A combination mill and bakery.  Grain was distributed daily to anyone who cared to go to the distribution points.  The grain was taken to the the bakery where it could be exchanged immediately for bread, at a slight premium.  Bread was made in several grades:  the rich ate white bread and the poor ate whole grain.  All grain was "stone-ground", so grit found its way into the flour and baked goods -- causing characteristic tooth wear.  Pompeii, with large quarries of volcanic stone appropriate for making millstones, provided grinding equipment to millers throughout central Italy.

Tombs were always outside the pomerium, or sacred municipal precinct, which, in practice, meant outside the walls of a city:  the pomerium expanded with the city walls.

Publicly funded fire brigades were organized by Nero in all Roman cities after Rome burned in 64 AD.  There had been some fire regulations in Rome and Ostia at least from the time of Augustus.

Art and Decoration

Romans used frescoes, mosaics, and sculpture as decoration, although some works approach what we call "art", most was not very good.  Much of their art was derivative of Greek art.  Naturally, the museums only stock the best, giving the impression that "Roman art" was heavy on masterpieces.

Pompeian wall decorations were usually frescoes (mosaics were usually on the floor.)  August Mau's 19th century "four styles" are still used to describe Pompeian frescoes.  From the beginning, large areas of stylistic overlap have been recognised, but only recently have chronological overlaps been added into the mix.  It's now apparent that the four styles were additive and that new versions of old styles were sometimes done to add variety. 

The first style was an imitation of marble panels.  First the panels would be molded and in various levels. Later examples add "pillars" and the panels were not molded, but rather they were painted on flat surfaces with the illusion of depth accomplished by painted-on shadows.

Style 1

Style 1

Early style 2 added some architectural detail to the pillars and later style 2 added "openings", into which the "outside world" was painted.

Painted "outside world" scenes could be architectural, rustic, or mythological, with the latter appearing most often in upper class homes.

This style 2 room from the Villa Synistor which was excavated in Boscoreal is now in the Metropolitan Museum in New York.  Other parts of the Villa were exported (1902) by the landowner, on whose estate the Villa was found, to the Louvre and other museums.  It turned out that this was a lucky circumstance, as the excavated Villa was backfilled and the site was then partially buried by a lava flow from Vesuvius in 1906.

Style 2 scenes from the Villa Synistor room in the Met.  The "rustic" scene on the right is characteristic of that style -- "rustic" in this context implies the "rusticity" of a rich suburban villa.  The "architectural" scene on the left is much more complex than most of its kind, and the interlocking perspectives make it look like something designed by MC Escher.

Style 3 added large flat panels of color and the scenes gradually shrunk to smaller sizes:  they were no longer "openings' but now were more like framed paintings.

Style 3 architectural details became more attenuated and stylized.

Style 3

Although style three scenes became smaller, they were still quite detailed.

Painters applied fresh plaster in small sections to walls, on which the outlines of the composition were already incised.  Here the surface layer has fallen off exposing the "cartoon."

Fourth style was composite and eclectic and carried forward earlier trends.  "Scenes" became individual and sometimes tiny, architectural details still more tenuous and fantastic.  There was a great deal of variation.

By the time of the eruption, Style 4 was almost surreal.

The house of the Vetti in Pompeii was being redecorated in Style 4 at the time of the eruption.  This particular example of style 4 has the look of a picture gallery, but everything is fresco painted onto the walls.  It's thought that the Renaissance "quadratura" (= "framed") fresco style was in imitation of this style.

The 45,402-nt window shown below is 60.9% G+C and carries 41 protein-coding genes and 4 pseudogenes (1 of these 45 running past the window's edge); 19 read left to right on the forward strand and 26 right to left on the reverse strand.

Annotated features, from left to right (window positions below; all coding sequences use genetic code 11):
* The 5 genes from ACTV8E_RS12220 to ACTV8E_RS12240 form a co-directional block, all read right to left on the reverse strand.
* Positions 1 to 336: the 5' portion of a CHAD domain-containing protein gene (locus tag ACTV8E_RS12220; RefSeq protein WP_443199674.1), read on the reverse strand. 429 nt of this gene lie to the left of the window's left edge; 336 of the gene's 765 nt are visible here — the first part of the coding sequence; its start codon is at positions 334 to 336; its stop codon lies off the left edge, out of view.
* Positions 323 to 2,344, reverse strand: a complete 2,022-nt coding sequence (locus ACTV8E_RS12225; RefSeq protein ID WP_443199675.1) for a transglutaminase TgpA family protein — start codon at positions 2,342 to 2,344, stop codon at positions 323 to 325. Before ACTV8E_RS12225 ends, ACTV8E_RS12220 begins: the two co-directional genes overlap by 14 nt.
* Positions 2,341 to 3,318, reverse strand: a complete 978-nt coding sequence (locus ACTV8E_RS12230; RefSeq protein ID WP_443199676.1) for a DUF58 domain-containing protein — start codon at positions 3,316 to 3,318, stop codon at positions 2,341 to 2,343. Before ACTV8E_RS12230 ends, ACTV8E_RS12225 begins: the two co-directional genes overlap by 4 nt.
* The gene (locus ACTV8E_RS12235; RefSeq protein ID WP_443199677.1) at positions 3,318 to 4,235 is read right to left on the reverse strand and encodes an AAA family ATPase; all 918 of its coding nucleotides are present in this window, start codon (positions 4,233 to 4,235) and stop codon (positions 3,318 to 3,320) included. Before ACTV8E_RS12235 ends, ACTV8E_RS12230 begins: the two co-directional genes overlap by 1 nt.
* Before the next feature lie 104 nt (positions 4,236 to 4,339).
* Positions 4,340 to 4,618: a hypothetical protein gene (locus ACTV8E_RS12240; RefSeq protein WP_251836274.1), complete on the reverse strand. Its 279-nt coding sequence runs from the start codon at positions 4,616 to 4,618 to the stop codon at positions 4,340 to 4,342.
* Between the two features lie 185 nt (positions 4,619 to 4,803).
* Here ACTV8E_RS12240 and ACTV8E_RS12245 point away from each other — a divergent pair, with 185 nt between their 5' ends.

A tiny style 4 scene.

Occupational information:  Vetti House "Golden Cupids" have given a great deal of information on how things were done.

More Vetti Cupids

Other artwork

The Alexander mosaic (ca. 100 BC), from a floor in the House of the Faun in Pompeii, shows the Battle of Issus where Alexander defeated the Persian King, Darius III.  From the composition and findspot it appears that about two-thirds of the mosaic is preserved (now in the National Archeological Museum in Naples).   The mosaic was famous in its own time and was identified by Pliny the Elder as a copy of a Greek painting by "Piloxenus"
of Eretria, created for King Cassander of Macedonia.  The  mosaic (the 2/3 of the original that was preserved -- about 16 feet or 5 meters wide) was moved to the National Museum in Naples in 1843, and a full scale copy was installed in the mosaic's original location in the House of the Faun at the end of 2005.  (For more information, see (



The border below the Alexander Mosaic was this Nilotic scene.  It has nothing to do with the Alexander scene and was probably installed simply to fill the extra floor space.

Every house had a Lararium or family shrine.  The Lares (singular, Lar) almost always appeared as a pair of young men holding aloft wine goblets.  They flanked the genius or spirit of the family.  A snake or a pair of snakes almost always were included, as a good luck icon (conjecture:  rat catchers?)

Another form of popular "art" was what we would have called pornography -- it was intended to be prurient.  It appeared in bars, restaurants, baths and other "public houses", but also in the houses of the rich.  Nobody likes to say it -- it's not politically correct -- but the taste for pornography might well have stemmed from the fact that Pompeii was resettled as a military colony (Colonia Veneria) after General Sulla conquered the city in 89 BC, and the Oscan upper classes had been
displaced by demobilized soldiers.

More Venerial art -- scenes from above the cells of a brothel which may have been advertizements for what was available in each room

At the front door of the Vetti House, Priapus weighs himself against wealth.

"Mercury" delivering a message.

The "Three Graces"  Chastity tries to restrain Lust and Beauty.  The motif was very common and remained so through the centuries.

By the Renaissance the Three Graces are dancing (Botticelli) ...

or sitting on clouds (Raphael).